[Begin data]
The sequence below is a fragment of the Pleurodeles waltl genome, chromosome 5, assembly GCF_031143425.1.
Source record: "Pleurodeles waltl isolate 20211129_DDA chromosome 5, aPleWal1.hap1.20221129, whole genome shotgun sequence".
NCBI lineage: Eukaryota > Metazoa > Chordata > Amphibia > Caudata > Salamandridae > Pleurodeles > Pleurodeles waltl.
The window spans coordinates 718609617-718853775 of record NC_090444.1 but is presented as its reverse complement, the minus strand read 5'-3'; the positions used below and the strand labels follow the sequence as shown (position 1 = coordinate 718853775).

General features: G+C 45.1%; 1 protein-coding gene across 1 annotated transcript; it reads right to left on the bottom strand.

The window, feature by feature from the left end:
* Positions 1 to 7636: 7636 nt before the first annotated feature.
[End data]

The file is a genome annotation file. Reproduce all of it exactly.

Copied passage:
The sequence below is a fragment of the Pleurodeles waltl genome, chromosome 5, assembly GCF_031143425.1.
Source record: "Pleurodeles waltl isolate 20211129_DDA chromosome 5, aPleWal1.hap1.20221129, whole genome shotgun sequence".
NCBI lineage: Eukaryota > Metazoa > Chordata > Amphibia > Caudata > Salamandridae > Pleurodeles > Pleurodeles waltl.
The window spans coordinates 718609617-718853775 of record NC_090444.1 but is presented as its reverse complement, the minus strand read 5'-3'; the positions used below and the strand labels follow the sequence as shown (position 1 = coordinate 718853775).

General features: G+C 45.1%; 1 protein-coding gene across 1 annotated transcript; it reads right to left on the bottom strand.

The window, feature by feature from the left end:
* Positions 1 to 7636: 7636 nt before the first annotated feature.